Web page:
WANTING TO BE WHO WE'RE NOT
 

Creative Nonfiction by Queer Writers
Edited by Jim Tushinski and Jim Van Buskirk
Now available from Harrington Park Press

 
 
 

What People Are Saying About Identity Envy

While this excellent collection ... allows the short, dark-haired Jewish writers a chance to fantasize about being a tall, blonde WASP or a Canadian to become an American, the ache to be someone else, in the hope to feel “happy and safe” or loved, eventually makes the subject more self-aware ... Readers may not identify with every writer/story in “Identity Envy,” but there is nary a dud in the book; each memoir/essay is poignant and revealing.

-- Gary Kramer, Philadelphia Gay News

"What could have become a tedious collection of class writing exercises is instead a provocative display of experiences and influences. The editors are blessed, in fact, by the diversity of their contributors."

-- Jameson Currier, Lambda Book Report

"[A]n eclectic anthology of engaging essays and memoirs whose message is that the desire to be someone other than who we are is an integral and universal aspects of coming of age... Wildly diverse and achingly honest, the essays that make up this original anthology offer new perspectives on the reasons and rewards for wanting to be who we are not."

-- Patricia R. Payette, Gay and Lesbian Review Worldwide

"One of the pleasures of the endless output of G&L anthologies is the chance to read so many writers side-by-side, not just young newcomers with older veterans, but also those from all walks of life. In all, 28 stories and writers just as interesting make Identity Envy a very entertaining experience. "

-- Jerry Rosco, Mandate Magazine

"The collection is a testament to the power of imagination as a tool for psychological discovery. It is also at times funny, poignant, and compelling in its originality."

-- Catherine Conway Honig, Scene4 Magazine
Read the complete review online

"This may be among the most radical [book] in recent publication, not because of its politics, but because it takes its stand without relying on either polarization or feel-good superficialities. Instead, the editors have compiled a collection that is characterized by its complexities. This is not so much a book about queer identity as it is about identity itself, about what it feels like to not fit in. And it is about the fantastic alternate selves that can make everyday life a little bit easier... More than anything, it is the true diversity of its voices that sets Identity Envy apart as a deeply meaningful text."

-- Courtney Arnold, ForeWord Magazine
Read the complete review online



"Identity Envy is an entertaining and enlightening collection of personal essays about the desire to be someone other than who we are.  The writers take on matters of class, race, religion, regional differences--and so much more--all with intelligence, insight, and compelling honesty.  In tone, the pieces vary from the comic sizzle of  Mike McGinty's "You Picked a Fine Time to Leave Me, Helen" to the rueful nostalgia of Robert Boulanger's "Acting American."  The book made me think differently about my own identity and the way we all make peace (a frequently uneasy peace) with ourselves."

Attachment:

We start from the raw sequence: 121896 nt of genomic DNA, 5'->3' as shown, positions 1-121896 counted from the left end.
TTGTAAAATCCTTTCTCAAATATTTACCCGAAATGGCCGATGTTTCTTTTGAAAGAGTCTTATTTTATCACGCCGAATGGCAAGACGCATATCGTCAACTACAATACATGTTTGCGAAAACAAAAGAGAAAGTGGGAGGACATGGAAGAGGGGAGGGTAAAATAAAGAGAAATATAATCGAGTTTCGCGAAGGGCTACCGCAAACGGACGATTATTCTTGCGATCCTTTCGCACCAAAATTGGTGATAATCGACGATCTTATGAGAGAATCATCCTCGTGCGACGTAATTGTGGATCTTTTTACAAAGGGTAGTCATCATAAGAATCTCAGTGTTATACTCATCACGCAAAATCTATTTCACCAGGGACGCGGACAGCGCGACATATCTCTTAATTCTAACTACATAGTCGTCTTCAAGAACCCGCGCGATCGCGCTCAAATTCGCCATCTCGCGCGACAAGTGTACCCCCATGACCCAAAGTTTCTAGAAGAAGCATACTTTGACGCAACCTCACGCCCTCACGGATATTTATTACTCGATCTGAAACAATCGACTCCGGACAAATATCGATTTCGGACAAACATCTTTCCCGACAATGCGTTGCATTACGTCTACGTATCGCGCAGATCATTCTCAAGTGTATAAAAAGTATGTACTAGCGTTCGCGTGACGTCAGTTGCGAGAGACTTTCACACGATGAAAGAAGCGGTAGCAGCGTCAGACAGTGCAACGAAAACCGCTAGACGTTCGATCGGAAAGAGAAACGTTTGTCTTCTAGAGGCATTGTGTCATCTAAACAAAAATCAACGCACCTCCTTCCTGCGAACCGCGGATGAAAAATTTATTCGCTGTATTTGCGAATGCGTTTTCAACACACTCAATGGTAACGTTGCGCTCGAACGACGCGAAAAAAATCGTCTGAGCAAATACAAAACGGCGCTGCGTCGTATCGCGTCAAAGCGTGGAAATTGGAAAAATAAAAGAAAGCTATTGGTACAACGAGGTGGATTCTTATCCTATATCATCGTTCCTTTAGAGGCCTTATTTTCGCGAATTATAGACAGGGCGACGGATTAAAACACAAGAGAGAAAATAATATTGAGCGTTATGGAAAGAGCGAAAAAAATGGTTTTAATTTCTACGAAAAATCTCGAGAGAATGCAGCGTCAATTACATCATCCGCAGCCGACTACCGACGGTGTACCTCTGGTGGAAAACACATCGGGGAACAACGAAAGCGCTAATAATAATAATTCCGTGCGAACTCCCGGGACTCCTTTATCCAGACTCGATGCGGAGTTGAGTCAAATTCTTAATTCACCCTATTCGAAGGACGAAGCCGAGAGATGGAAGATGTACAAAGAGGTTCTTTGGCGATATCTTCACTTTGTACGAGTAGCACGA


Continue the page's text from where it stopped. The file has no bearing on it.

-- Stephen McCauley, author of The Object of My Affection and Alternatives to Sex

"Identity Envy offers up a collection of truly fresh, inspiring and revelatory explorations of those shifting sands that make up the unsure ground of who we think we are and what others assume us to be. A fascinating exploration of the formation of identity...filled with wonderful humor, inspiring tales of courage, and the enthusiasm and joy of self-realization and growth."

-- Trebor Healey, author of Through It Came Bright Colors

"Identity Envy does what you always hope a good book will do - it takes you deep into the lives of a group of fascinating, and in this case often startlingly honest, people. You become so engrossed in their stories, full of hope and nostalgia, disappointment and courage, that you finish the book wishing you could know each of them, even better, in person.”

-- Robert Taylor, author of Whose Eye is on Which Sparrow and The Innocent

“Sex and gender phobias of the dominant culture compel queer people to envy identities other than our own; and that often leads to shame and low self-esteem. Until the release of this wonderful book, there's been no positive role-modeling for what exactly to do with all that envy. These essays read like fairy tales, only they're the true stories of what people do when we hate what we are, and when we wanna be something we're not allowed to be. The editors have put together a terriffic collection of sweet, heart-breaking, hilarious, and always bone-deep honest tales of the journey all us queers and freaks are given in our lifetimes: to grow from ugly duckling to beautiful swan.”

-- Kate Bornstein, author of Hello, Cruel World: 101 Alternatives to Suicide for Teens, Freaks and Other Outlaws
 

“From juvenile delinquency, allergies, adoption, experimental theater and shock therapy to farming, family dysfunction, hairspray, religion and hypocrisy, Identity Envy captures the innocence, impossibility, rambunctiousness and relentless dreaming of queers striving to become everything we're not even supposed to imagine.”

-- Mattilda, a.k.a. Matt Bernstein Sycamore, author of Pulling Taffy